In Europe, such networks include Ionity, the multi-automaker (including Audi and Porsche) partnership with a number of 800-volt, 350-kilowatt highway charging points. 
“A 350-kw charger translates into five to seven minutes charging time for 100 km,” said Otmar Scharrer, senior vice president electrified powertrain technology at ZF, adding that it was about the same amount of time it takes for a coffee break.
“This is really a game changer; this is something that will drive acceptance of e-mobility,” he told ANE.
According to a recent report from Porsche, it takes about 80 minutes to add 400 km (250 miles) of range at a typical 50 kw 400-volt station; that time drops to 40 minutes at 100 kw. If the charging plugs are cooled — adding cost, weight and complexity — that time can fall to 30 minutes, Porsche said.
“A shift to a higher voltage is therefore inevitable in the quest to achieve charging times in the desired corridor” — falling to about 15 minutes with 800-volt charging, the automaker said. Taking into account the time to pay, “the goal of ‘charging like filling up’ is thus nearly within reach,” the report said. 
Audi says the A6 Avant e-tron concept, based on the same PPE architecture as the Taycan, can take in enough energy in just 10 minutes at a fast-charging station to drive about 300 km (186 miles).
If fast charging times mean that ever-larger batteries are no longer needed to eliminate “range anxiety,” what are the implications? 
Of course, automakers can opt to benefit from faster charging with the same battery pack, but with EVs still not yet at cost parity with internal combustion cars, a smaller battery may be a better choice, on philosophical as well as economic grounds, ZF’s Scharrer said.
“It makes no sense” to equip a mainstream compact car such as the Ioniq 5 with a very large battery, he said.
In Scharrer’s view, the ideal battery size for such a car would be 55 kilowatt-hours, in line with the smaller 58-kWh option offered by Hyundai/Kia (a 73-kWh pack is also available) — provided charging times from 5 to 80 percent fall to 10 minutes. “It’s quite a challenge but it has happened in the laboratory,” he said.
A combination of 800-volt charging — both in the vehicle and in the infrastructure — as well as improved chips could make that a reality, he said.
“We have to ask ourselves as a society if it makes sense to use a lot of precious materials that we dig out from the earth like lithium or cobalt, with a lot of weight and a lot of cost just for one or two [long trips] every quarter,” he said.
The Lotus Eletre, the brand’s first full-electric car, will be built in China based on 800-volt architecture.
If 800-volt technology is so clearly superior — and so inevitable — why are nearly all electric cars still based on 400-volt systems, including those from market leaders Tesla and VW?
“It’s a very reasonable question but difficult to answer,” Scharrer said. The answer partly lies in convenience and precedent, he and other experts said.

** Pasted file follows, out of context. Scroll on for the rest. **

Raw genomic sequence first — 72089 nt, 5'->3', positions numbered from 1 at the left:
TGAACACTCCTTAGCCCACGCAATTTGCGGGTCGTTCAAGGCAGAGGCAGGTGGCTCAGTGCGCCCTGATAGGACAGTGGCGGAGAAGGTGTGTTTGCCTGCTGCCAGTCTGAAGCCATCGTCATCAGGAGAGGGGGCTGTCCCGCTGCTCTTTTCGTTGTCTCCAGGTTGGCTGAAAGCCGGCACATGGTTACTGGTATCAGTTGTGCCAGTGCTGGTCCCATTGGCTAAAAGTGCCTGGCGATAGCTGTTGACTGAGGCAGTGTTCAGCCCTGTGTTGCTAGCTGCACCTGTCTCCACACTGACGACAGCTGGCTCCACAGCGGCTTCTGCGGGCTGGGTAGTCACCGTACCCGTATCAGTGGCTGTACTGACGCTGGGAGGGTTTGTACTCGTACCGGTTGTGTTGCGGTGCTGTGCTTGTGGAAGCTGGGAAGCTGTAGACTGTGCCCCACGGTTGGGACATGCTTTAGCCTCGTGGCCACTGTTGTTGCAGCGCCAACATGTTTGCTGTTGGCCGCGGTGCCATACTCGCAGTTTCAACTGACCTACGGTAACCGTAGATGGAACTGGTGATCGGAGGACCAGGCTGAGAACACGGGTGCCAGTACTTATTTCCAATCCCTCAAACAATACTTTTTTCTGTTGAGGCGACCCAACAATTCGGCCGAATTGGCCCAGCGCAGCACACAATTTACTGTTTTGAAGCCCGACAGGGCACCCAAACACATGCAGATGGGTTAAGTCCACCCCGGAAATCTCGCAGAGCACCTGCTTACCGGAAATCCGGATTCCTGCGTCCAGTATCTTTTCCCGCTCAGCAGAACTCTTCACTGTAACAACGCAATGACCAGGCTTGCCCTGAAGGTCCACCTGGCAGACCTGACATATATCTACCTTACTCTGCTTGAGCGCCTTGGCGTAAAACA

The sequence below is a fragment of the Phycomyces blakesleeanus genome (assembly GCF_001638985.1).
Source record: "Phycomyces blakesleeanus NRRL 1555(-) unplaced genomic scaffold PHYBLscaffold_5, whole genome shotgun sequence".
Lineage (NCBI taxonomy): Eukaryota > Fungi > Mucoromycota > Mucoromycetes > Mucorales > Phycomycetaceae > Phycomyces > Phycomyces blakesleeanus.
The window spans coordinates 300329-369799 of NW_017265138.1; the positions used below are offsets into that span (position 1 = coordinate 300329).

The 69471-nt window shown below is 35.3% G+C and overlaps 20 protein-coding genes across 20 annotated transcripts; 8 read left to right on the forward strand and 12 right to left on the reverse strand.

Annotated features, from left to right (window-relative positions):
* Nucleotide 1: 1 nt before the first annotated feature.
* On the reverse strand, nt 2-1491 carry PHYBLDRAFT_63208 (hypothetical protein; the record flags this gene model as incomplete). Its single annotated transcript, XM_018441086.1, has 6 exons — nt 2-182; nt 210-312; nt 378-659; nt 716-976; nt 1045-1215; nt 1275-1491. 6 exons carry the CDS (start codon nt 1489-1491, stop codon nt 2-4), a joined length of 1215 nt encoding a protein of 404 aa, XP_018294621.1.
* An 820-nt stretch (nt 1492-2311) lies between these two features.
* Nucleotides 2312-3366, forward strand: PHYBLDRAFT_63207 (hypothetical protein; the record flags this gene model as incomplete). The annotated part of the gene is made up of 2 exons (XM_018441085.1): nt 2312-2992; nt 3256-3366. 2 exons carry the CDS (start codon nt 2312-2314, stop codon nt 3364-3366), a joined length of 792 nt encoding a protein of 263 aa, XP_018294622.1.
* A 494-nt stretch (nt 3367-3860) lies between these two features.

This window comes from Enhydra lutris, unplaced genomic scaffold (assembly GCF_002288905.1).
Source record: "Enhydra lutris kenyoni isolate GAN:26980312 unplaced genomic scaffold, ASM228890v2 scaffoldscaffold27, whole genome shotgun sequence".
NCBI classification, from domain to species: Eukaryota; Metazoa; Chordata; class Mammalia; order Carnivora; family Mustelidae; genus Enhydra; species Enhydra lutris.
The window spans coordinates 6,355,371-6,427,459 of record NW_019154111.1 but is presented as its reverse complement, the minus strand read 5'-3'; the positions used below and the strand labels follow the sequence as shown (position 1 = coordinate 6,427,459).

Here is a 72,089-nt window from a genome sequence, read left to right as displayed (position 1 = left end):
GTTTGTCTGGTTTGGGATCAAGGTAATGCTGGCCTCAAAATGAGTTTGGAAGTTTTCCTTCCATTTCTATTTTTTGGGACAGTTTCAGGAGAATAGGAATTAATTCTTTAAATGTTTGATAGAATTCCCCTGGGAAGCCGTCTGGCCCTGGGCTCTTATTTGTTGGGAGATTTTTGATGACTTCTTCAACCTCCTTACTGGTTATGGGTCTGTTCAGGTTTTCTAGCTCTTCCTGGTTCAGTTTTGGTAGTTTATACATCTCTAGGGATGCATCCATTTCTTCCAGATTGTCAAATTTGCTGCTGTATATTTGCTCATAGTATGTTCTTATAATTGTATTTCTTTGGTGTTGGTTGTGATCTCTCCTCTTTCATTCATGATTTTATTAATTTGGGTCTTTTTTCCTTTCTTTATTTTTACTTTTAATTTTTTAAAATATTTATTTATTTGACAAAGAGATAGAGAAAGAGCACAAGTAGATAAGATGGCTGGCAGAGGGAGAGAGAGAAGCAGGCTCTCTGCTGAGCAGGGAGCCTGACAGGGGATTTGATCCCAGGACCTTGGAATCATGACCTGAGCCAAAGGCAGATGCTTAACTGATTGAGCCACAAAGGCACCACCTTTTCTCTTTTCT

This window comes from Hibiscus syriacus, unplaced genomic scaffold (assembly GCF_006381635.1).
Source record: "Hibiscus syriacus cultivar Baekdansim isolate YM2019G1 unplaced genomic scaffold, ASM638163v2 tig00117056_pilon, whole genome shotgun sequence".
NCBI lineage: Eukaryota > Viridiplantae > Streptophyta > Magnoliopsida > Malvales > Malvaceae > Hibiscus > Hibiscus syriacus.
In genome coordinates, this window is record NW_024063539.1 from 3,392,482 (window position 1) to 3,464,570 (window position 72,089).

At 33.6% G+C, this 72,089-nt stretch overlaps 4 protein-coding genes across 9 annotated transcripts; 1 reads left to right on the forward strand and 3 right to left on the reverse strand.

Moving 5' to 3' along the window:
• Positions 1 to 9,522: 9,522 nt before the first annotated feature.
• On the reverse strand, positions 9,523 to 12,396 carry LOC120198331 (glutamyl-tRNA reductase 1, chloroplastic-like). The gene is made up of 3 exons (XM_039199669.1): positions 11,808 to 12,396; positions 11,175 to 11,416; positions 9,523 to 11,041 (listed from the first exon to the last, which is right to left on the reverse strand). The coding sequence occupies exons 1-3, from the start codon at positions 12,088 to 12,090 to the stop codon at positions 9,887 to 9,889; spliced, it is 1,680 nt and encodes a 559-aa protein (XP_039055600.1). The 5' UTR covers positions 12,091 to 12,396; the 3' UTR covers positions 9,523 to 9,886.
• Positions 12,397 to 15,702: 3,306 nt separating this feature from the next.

The typical home uses a 380-volt three-phase current (voltage rates are actually a range rather than a fixed number), so the charging infrastructure already existed when automakers began launching plug-in hybrids and full-electric cars. 
And the first wave of electric cars were built on components developed for plug-in hybrids, which are 400-volt based. “When you start with plug-in hybrids, you take the high-voltage experience into your first battery-electric vehicles,” GKN’s Kesselgruber said.
“When everybody started at 400 volts, I think the rationale was that this was an existing voltage level in infrastructure everywhere,” he said. “It was available and accessible.”
He credits Porsche, with its focus on performance rather than practicality, as being a pioneer in 800-volt systems.
“Porsche allowed themselves to rethink what we took over from the past — Is it really the optimum, or can we design from scratch?” he said. “That’s the beauty of being a performance car maker.”
It’s merely a matter of time before a wave of 800-volt EVs come to market, suppliers say. There are few technical challenges, they say, but components need to be developed and verified. Costs are something of an issue, but parity will come with scale, the prospect of smaller batteries and the use of less copper, they say.
Volvo (and subsidiary Polestar), Stellantis (Maserati, future large EVs) and GM (pickups) have said future models will use the technology. VW Group is planning a range of vehicles on the PPE platform, including the new Macan and a station wagon based on the new A6 Avant e-tron concept.
Many China-based automakers have announced they will move to 800-volt architectures, including XPeng, Nio, Li Auto and BYD, as well as Geely-owned Lotus, which just showed the forthcoming Eletre SUV.
“With the Taycan and e-tron GT, you have vehicles with top-notch performance, and then you have the Ioniq 5, which is completely designed to be a family car,” Kesselgruber said. “If those two can manage this, then every vehicle setup can manage it.”